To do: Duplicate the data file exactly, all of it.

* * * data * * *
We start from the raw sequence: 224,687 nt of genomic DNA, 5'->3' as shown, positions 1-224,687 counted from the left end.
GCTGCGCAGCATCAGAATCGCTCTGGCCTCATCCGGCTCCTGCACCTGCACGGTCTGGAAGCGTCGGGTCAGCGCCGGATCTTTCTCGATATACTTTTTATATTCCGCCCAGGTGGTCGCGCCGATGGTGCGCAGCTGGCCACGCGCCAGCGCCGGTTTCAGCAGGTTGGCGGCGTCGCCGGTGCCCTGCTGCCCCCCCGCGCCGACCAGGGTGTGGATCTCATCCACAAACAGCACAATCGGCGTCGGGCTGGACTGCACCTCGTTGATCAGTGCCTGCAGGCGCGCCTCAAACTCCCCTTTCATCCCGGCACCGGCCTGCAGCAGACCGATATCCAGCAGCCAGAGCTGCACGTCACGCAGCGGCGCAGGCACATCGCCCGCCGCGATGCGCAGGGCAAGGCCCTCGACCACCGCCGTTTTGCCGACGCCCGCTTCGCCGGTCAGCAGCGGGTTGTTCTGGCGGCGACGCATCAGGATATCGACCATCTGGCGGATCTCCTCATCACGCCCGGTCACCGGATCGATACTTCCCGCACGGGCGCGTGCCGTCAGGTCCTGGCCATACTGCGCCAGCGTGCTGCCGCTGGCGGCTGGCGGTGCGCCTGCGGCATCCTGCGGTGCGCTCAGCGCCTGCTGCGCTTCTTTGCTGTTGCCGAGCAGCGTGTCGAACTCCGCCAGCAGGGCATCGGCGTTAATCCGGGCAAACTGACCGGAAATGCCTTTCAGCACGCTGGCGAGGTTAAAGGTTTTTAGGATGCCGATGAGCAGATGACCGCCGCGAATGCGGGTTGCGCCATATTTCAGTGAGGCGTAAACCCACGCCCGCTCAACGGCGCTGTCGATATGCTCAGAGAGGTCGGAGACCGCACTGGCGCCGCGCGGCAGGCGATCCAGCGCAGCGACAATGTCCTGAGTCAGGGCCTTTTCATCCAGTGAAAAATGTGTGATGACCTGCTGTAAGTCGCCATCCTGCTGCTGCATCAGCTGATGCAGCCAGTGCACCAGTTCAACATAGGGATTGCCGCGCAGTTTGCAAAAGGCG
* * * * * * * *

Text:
We start from the raw sequence: 224,687 nt of genomic DNA, 5'->3' as shown, positions 1-224,687 counted from the left end.
GCTGCGCAGCATCAGAATCGCTCTGGCCTCATCCGGCTCCTGCACCTGCACGGTCTGGAAGCGTCGGGTCAGCGCCGGATCTTTCTCGATATACTTTTTATATTCCGCCCAGGTGGTCGCGCCGATGGTGCGCAGCTGGCCACGCGCCAGCGCCGGTTTCAGCAGGTTGGCGGCGTCGCCGGTGCCCTGCTGCCCCCCCGCGCCGACCAGGGTGTGGATCTCATCCACAAACAGCACAATCGGCGTCGGGCTGGACTGCACCTCGTTGATCAGTGCCTGCAGGCGCGCCTCAAACTCCCCTTTCATCCCGGCACCGGCCTGCAGCAGACCGATATCCAGCAGCCAGAGCTGCACGTCACGCAGCGGCGCAGGCACATCGCCCGCCGCGATGCGCAGGGCAAGGCCCTCGACCACCGCCGTTTTGCCGACGCCCGCTTCGCCGGTCAGCAGCGGGTTGTTCTGGCGGCGACGCATCAGGATATCGACCATCTGGCGGATCTCCTCATCACGCCCGGTCACCGGATCGATACTTCCCGCACGGGCGCGTGCCGTCAGGTCCTGGCCATACTGCGCCAGCGTGCTGCCGCTGGCGGCTGGCGGTGCGCCTGCGGCATCCTGCGGTGCGCTCAGCGCCTGCTGCGCTTCTTTGCTGTTGCCGAGCAGCGTGTCGAACTCCGCCAGCAGGGCATCGGCGTTAATCCGGGCAAACTGACCGGAAATGCCTTTCAGCACGCTGGCGAGGTTAAAGGTTTTTAGGATGCCGATGAGCAGATGACCGCCGCGAATGCGGGTTGCGCCATATTTCAGTGAGGCGTAAACCCACGCCCGCTCAACGGCGCTGTCGATATGCTCAGAGAGGTCGGAGACCGCACTGGCGCCGCGCGGCAGGCGATCCAGCGCAGCGACAATGTCCTGAGTCAGGGCCTTTTCATCCAGTGAAAAATGTGTGATGACCTGCTGTAAGTCGCCATCCTGCTGCTGCATCAGCTGATGCAGCCAGTGCACCAGTTCAACATAGGGATTGCCGCGCAGTTTGCAAAAGGCG